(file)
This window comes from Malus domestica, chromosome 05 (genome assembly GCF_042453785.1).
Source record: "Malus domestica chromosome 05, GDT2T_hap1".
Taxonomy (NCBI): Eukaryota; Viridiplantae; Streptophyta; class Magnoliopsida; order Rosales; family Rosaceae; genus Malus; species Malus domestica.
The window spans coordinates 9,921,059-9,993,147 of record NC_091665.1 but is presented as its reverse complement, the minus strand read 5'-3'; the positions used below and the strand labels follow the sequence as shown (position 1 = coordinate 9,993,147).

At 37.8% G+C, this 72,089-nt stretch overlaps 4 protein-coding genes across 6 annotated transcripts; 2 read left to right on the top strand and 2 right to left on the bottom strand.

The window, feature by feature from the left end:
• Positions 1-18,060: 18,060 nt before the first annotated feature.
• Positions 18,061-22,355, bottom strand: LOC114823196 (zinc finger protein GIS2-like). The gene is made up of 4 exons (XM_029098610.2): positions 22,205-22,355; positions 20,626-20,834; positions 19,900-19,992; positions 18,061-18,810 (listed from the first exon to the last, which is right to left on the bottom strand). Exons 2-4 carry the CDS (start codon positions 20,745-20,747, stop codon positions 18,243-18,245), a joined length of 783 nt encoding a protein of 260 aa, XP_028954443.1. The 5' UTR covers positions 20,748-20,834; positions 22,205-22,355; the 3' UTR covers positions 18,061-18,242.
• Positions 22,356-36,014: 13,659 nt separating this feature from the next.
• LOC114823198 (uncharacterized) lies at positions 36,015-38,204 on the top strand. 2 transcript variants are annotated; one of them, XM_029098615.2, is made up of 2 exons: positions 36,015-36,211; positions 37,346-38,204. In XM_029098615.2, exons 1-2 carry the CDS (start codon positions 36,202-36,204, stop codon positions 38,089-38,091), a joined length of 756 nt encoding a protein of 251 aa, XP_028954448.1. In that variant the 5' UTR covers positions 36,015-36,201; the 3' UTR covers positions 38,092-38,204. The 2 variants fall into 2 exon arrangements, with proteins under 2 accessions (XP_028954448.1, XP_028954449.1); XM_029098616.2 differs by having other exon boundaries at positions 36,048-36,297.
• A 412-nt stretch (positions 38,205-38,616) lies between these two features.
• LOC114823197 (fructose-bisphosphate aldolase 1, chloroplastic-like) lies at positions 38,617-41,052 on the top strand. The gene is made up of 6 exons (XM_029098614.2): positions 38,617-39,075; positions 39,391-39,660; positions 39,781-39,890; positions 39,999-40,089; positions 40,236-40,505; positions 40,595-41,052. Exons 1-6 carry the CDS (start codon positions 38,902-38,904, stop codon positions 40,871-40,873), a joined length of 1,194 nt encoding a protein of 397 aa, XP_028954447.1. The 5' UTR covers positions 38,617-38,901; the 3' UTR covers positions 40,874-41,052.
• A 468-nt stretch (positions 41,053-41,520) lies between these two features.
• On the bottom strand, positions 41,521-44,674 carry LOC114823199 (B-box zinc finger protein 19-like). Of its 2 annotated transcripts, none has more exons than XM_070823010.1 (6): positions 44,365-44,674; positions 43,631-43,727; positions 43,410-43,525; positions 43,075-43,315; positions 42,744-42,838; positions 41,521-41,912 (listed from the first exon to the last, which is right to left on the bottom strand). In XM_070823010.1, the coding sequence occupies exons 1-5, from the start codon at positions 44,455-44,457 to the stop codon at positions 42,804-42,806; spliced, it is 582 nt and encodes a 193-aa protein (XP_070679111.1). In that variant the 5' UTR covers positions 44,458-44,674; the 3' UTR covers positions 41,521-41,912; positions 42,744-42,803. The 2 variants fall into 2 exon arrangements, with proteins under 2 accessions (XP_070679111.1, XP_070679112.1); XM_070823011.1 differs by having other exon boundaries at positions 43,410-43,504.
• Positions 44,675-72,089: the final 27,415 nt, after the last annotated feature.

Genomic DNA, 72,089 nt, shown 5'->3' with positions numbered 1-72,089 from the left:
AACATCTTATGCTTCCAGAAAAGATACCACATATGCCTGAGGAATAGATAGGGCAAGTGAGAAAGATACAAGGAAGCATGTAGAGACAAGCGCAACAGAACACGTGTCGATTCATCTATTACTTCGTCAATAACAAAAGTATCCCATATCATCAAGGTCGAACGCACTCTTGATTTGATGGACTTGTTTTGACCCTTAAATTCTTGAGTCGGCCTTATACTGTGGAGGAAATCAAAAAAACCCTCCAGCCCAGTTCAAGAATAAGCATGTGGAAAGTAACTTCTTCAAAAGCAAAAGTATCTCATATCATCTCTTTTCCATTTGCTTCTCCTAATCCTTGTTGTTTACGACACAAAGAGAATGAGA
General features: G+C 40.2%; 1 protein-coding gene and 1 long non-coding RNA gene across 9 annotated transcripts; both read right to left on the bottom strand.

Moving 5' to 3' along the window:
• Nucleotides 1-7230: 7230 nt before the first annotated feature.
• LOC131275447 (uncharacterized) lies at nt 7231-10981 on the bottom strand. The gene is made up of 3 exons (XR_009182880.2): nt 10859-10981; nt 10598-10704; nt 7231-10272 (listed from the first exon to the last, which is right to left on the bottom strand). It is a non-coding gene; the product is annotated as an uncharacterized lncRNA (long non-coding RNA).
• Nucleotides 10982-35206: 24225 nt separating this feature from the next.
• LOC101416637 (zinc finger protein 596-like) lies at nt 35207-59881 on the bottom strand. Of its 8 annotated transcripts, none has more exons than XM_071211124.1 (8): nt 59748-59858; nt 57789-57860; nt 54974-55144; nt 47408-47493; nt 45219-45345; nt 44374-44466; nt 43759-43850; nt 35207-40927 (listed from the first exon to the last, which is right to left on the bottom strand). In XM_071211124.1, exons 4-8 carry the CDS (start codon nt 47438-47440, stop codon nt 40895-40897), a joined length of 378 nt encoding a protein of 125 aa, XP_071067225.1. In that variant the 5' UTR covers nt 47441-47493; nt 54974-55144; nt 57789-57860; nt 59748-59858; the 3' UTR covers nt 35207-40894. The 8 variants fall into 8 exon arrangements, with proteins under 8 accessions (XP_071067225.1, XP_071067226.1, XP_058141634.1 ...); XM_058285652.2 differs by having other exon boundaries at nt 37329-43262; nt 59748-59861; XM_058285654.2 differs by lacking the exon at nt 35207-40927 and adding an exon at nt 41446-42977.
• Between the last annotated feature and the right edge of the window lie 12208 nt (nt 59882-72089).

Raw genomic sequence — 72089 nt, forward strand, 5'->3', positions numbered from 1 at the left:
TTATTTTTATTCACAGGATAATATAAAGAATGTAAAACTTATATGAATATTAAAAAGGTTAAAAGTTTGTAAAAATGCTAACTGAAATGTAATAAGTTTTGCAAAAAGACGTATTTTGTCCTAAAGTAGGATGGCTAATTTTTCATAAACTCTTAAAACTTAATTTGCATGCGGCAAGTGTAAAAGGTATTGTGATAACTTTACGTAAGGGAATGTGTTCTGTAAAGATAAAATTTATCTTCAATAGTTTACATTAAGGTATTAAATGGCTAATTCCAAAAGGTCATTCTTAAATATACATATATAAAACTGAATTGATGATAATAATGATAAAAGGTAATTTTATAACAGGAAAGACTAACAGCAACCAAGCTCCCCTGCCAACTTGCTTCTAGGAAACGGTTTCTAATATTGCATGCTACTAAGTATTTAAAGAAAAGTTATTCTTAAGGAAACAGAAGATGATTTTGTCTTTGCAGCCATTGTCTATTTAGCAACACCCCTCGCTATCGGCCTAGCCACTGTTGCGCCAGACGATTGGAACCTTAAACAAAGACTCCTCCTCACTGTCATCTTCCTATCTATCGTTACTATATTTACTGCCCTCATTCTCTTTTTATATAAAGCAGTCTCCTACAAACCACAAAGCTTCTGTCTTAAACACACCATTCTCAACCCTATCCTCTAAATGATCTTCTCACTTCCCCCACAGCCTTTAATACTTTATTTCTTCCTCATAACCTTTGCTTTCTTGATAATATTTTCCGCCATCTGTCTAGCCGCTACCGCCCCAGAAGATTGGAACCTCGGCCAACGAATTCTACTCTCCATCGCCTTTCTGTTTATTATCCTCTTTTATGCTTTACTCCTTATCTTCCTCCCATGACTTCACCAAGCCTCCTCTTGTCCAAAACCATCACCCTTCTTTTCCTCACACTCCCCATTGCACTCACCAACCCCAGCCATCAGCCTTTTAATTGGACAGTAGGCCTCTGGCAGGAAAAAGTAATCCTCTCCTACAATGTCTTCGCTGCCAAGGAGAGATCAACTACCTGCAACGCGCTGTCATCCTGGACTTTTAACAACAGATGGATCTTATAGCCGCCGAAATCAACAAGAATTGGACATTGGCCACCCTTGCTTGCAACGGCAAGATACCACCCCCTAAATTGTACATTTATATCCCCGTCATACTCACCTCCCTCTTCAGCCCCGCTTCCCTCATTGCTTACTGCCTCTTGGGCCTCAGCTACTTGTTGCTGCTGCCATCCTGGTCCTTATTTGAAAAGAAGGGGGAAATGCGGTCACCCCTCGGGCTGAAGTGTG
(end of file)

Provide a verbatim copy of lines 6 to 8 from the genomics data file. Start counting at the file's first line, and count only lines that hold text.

The window, feature by feature from the left end:
• Positions 1-18,060: 18,060 nt before the first annotated feature.
• Positions 18,061-22,355, bottom strand: LOC114823196 (zinc finger protein GIS2-like). The gene is made up of 4 exons (XM_029098610.2): positions 22,205-22,355; positions 20,626-20,834; positions 19,900-19,992; positions 18,061-18,810 (listed from the first exon to the last, which is right to left on the bottom strand). Exons 2-4 carry the CDS (start codon positions 20,745-20,747, stop codon positions 18,243-18,245), a joined length of 783 nt encoding a protein of 260 aa, XP_028954443.1. The 5' UTR covers positions 20,748-20,834; positions 22,205-22,355; the 3' UTR covers positions 18,061-18,242.